Whenever I’ve interviewed a games industry executive over the past few months, I’ve asked them what single thing will revolutionise video games in the next five years.
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It's not the loot boxes that bummed me out about October's Shadow of War. When playing the game, you can easily ignore them. I had a harder time ignoring the game's bummer mood, ugly scenery, trite and tedious quests and mechanical messiness. I liked its predecessor. I wanted to like this game. I bailed halfway but recently tried the game's expansion.
With Black Friday fast approaching, the pre-Christmas sales are ramping up. Microsoft have unleashed their Black Friday specials early this year for Xbox Live Gold users.
At E3 in Los Angeles last month, there were several obvious points of distinction between Assassin's Creed Origins and the 10 or so major Assassin's Creed games before it. It will be the first AC in ancient Egypt. The first with stargazing puzzles and swimming hippos. One thing I heard about but didn't see, however, seems the most franchise-shaking.
It shouldn't be much of a surprise that Project Scorpio will be a major drawcard at this year's E3. And we'll no doubt hear more about the raw hardware, all the games it can play at 4K, and how nice HDR makes everything look. But there's one thing I badly want Microsoft to do with Project Scorpio, and it's a lesson they can learn from Sony.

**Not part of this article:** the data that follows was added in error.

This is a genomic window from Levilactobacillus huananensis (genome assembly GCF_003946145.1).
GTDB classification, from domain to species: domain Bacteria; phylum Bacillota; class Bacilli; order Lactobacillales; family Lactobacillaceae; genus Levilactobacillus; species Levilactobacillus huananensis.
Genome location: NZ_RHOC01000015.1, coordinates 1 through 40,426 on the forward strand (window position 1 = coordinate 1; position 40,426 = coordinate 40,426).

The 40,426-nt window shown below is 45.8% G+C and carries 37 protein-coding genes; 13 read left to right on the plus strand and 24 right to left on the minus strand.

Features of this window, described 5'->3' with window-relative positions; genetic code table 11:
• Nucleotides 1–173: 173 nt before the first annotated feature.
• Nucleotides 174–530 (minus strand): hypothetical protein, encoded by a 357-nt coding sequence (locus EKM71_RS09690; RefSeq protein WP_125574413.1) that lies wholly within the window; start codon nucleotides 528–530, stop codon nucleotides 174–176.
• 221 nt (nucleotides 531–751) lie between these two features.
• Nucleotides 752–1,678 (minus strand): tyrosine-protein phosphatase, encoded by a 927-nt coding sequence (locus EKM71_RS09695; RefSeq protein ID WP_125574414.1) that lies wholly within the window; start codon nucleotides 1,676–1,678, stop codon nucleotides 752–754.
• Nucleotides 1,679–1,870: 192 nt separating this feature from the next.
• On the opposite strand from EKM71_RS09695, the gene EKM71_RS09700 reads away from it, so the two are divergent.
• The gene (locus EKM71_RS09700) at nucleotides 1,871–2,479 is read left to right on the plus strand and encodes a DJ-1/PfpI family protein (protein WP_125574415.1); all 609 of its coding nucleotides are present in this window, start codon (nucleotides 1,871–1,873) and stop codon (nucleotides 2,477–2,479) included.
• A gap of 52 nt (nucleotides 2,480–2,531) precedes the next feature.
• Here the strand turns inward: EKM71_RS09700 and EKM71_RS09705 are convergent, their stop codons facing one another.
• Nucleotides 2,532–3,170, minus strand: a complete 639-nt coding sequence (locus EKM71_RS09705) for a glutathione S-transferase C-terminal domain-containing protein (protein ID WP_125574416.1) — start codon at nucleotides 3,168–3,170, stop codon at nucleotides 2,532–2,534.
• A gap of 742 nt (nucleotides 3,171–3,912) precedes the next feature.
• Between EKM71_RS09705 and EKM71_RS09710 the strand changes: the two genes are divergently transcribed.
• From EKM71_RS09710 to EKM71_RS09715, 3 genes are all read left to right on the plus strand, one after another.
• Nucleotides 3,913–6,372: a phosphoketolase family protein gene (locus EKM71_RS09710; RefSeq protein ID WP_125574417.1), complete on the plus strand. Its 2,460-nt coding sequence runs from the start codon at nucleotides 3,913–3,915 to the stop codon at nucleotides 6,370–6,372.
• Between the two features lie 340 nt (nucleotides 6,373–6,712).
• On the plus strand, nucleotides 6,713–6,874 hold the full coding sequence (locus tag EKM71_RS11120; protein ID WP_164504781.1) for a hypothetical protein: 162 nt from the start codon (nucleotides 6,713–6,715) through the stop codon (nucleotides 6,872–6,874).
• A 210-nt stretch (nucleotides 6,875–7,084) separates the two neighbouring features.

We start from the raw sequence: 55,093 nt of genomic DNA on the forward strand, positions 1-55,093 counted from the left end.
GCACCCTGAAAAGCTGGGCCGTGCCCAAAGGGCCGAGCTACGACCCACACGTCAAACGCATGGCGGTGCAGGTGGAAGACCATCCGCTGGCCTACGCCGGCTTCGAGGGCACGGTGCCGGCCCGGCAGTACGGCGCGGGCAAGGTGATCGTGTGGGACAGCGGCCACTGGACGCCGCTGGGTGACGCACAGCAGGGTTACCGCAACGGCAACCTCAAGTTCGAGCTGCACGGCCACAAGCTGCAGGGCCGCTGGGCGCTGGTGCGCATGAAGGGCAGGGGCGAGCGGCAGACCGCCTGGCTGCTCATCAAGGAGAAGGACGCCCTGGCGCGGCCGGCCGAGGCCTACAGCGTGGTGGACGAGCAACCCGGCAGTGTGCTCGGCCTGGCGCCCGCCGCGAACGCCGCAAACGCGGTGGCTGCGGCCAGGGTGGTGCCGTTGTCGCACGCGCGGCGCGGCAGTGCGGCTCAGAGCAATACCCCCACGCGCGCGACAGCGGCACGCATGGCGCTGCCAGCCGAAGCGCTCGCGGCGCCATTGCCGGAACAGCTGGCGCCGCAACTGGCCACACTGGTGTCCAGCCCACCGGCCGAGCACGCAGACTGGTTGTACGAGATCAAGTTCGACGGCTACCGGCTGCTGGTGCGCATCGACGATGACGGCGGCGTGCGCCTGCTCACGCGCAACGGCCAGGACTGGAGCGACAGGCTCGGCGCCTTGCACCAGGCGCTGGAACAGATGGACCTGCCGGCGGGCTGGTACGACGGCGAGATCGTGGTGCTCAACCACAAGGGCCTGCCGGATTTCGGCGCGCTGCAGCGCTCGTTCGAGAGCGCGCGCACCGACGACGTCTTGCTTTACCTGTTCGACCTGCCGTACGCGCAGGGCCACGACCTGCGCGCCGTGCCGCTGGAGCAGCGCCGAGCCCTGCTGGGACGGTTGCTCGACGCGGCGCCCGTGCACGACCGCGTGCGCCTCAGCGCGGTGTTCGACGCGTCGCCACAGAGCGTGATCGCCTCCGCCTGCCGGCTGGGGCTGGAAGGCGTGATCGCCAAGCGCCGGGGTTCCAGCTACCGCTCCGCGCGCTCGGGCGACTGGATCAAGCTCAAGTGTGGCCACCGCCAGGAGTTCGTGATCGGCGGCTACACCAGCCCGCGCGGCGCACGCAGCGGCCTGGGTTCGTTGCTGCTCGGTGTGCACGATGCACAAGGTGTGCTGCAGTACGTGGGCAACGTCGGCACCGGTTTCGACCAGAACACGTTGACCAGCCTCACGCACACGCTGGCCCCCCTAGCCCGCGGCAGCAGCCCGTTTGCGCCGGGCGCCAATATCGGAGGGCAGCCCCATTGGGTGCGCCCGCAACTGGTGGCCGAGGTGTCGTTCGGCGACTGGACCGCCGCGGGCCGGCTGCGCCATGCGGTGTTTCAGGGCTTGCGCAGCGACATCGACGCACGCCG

Ghost Recon Wildlands seems innocuous at first glance. It is a passable open world shooter where cooperative play leads to exciting gunfights and silly vehicle stunts. But Wildland's core is far more insipid. It is propaganda. It is jingoism made playable, perpetuating the failed logic that all it takes to solve the world's woes is enough ammo.
Innovation is like a game of telephone. Someone creates a message, but as it spreads, it loses its meaning. Lessons that seemed clear back in the first-person shooter's formative years became taken for granted and eventually forgotten. Shooters today are all about weapon limits, level design set pieces and regenerating health. Doom's return in 2016 was like finally hearing those original lessons with startling clarity. Its immaculate design is a defiant reminder of the strength of classic shooter design.
Dirty Worka and Carbine King - not their real names, as you may have guessed - are two Grand Theft Auto Online players who clash about one important thing. Dirty Worka hates the rampant cheating in the game. Carbine King is a boastful cheater. Despite this, they're friends and sometimes play against each other.
The $US15 "Survival" expansion to 2016's second most-intense emotional rollercoaster, The Division, seems to be a very good addition to the game. Emphasis on "seems to be," because I can only extend so much praise to a clever but brutal game mode that keeps killing me.